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The story of pioneering Black scholar Richard T. Greener and his achievements have not been discussed as often as many of his historic contemporaries. As the first Black person to graduate from Harvard, teaching in the racially divided south and becoming dean of Howard University’s law school, Greener’s legacy doesn’t resonate as loudly compared to others. In a quick twist of fate, a construction foreman in Chicago stumbled upon a finding that may soon change that distinction, reports NPR.

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Foreman Rufus McDonald and his crew were moments away from destroying a storage trunk in a building in Chicago’s South Side neighborhood. Deciding to save the trunk, McDonald unveiled a gold mine of findings. Documents, photos and books were found, prompting McDonald to take the items to a local rare book dealer, giving the construction worker a valuable history lesson in the process.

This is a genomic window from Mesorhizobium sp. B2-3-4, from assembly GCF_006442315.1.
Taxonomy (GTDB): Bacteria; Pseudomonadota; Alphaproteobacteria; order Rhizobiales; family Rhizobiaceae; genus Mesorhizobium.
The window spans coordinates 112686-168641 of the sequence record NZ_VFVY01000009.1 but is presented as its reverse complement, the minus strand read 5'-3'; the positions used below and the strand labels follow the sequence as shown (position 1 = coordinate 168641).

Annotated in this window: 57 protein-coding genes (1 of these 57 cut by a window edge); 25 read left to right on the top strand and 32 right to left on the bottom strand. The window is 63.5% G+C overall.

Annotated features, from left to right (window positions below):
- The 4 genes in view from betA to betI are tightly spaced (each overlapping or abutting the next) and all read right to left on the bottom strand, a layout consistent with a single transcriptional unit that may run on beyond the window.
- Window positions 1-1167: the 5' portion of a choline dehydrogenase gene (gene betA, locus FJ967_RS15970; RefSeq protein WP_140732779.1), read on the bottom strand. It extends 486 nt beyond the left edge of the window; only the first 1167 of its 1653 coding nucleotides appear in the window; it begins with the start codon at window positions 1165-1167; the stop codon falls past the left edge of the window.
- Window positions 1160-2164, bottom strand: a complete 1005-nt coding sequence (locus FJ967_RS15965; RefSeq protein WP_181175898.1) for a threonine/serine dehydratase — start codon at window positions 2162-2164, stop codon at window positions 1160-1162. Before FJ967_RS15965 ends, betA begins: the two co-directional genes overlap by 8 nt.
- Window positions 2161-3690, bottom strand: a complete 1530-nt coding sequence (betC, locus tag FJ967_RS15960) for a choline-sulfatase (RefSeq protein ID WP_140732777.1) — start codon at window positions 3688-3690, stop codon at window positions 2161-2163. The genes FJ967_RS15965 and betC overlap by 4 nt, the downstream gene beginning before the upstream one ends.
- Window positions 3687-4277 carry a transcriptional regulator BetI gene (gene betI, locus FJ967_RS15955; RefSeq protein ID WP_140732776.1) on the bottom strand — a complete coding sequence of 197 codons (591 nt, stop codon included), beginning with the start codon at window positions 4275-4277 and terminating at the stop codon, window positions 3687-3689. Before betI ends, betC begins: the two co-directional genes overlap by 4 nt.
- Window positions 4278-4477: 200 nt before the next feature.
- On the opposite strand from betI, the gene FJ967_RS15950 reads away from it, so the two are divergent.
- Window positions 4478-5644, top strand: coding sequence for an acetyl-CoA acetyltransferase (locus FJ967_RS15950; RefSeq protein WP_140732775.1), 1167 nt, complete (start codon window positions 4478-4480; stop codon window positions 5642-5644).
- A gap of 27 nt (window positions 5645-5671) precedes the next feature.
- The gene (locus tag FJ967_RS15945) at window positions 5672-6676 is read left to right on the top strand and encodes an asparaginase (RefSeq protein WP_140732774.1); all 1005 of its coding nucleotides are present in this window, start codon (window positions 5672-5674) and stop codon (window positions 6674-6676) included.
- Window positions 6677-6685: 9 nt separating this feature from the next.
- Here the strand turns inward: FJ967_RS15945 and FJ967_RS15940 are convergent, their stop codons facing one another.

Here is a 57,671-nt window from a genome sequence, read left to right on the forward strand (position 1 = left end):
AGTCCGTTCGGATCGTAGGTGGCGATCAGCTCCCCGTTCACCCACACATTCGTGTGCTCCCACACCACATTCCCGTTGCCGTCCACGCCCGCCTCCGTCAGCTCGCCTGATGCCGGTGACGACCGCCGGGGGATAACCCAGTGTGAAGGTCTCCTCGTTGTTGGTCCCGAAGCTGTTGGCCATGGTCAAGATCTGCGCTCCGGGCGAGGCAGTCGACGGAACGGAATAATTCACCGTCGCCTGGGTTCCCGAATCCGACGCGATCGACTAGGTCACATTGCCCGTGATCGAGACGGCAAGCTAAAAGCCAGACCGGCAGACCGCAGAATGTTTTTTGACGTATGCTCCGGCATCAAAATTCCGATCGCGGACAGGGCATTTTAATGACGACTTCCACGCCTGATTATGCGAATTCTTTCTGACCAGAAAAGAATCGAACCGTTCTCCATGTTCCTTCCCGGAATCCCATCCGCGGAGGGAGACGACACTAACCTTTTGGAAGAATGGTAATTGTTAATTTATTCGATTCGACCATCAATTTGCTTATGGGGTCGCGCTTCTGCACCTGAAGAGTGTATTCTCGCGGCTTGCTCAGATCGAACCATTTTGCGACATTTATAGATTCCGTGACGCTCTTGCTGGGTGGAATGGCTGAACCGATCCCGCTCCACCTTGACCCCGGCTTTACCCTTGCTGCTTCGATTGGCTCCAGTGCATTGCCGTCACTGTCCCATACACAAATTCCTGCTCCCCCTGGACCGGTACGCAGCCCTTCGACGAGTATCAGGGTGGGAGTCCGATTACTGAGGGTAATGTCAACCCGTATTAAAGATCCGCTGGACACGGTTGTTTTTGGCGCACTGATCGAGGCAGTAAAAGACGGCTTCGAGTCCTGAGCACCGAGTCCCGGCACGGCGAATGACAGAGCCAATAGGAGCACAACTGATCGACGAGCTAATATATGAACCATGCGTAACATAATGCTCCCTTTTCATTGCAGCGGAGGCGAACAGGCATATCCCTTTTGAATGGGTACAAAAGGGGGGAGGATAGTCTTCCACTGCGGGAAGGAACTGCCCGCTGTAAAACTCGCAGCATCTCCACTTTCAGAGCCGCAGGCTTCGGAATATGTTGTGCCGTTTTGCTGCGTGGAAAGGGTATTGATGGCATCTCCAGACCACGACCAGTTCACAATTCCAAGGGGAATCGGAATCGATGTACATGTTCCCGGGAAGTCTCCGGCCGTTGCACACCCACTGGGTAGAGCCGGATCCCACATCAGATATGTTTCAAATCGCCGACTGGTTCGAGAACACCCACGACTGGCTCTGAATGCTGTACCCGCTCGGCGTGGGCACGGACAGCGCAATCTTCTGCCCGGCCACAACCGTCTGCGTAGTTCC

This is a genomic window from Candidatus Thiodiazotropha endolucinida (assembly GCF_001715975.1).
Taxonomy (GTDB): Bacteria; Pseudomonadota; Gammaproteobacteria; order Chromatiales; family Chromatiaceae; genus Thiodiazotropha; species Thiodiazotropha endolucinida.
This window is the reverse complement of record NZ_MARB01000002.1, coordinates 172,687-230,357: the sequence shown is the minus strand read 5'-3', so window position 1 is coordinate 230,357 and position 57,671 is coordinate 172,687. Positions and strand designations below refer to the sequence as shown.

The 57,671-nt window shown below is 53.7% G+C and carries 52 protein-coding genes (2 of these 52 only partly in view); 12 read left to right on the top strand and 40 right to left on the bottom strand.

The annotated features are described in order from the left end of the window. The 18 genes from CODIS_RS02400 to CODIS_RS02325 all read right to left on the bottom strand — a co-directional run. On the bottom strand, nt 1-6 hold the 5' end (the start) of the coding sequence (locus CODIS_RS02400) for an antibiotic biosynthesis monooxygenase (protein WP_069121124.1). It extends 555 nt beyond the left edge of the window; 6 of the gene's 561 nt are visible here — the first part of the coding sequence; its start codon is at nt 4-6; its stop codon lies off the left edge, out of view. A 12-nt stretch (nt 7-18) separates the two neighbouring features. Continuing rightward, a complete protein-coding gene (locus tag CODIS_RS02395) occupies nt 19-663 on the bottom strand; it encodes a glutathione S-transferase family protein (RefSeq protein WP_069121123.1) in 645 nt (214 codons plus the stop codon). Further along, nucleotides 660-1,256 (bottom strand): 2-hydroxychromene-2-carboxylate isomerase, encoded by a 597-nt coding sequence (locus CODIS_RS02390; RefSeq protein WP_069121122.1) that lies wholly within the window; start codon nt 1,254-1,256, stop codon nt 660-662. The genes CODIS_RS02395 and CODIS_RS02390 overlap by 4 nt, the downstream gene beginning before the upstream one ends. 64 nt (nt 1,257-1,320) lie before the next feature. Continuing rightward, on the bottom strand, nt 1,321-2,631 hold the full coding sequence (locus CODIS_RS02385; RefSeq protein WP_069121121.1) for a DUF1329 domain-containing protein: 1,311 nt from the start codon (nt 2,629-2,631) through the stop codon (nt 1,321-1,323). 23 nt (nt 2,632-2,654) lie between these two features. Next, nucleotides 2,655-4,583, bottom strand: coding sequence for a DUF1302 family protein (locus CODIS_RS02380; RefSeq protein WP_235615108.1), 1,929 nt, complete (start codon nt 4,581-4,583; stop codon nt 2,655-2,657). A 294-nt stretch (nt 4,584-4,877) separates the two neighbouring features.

“He said, ‘Do you know who this is?’ I said, ‘Nah, who is it?’ He said, ‘It’s Richard Theodore Greener,” McDonald recalls. “I said, ‘Who is he?’” chuckled McDonald. Learning quickly about Greener’s past, the discovery of the trunk garnered interest from Harvard, and museums across the country, including Chicago’s DuSable Museum of African-American History. Carol Adams, president of DuSable, even considers Greener’s achievements the spark that led to the intellectual rise of President Barack Obama.

To listen to the NPR story, click here.


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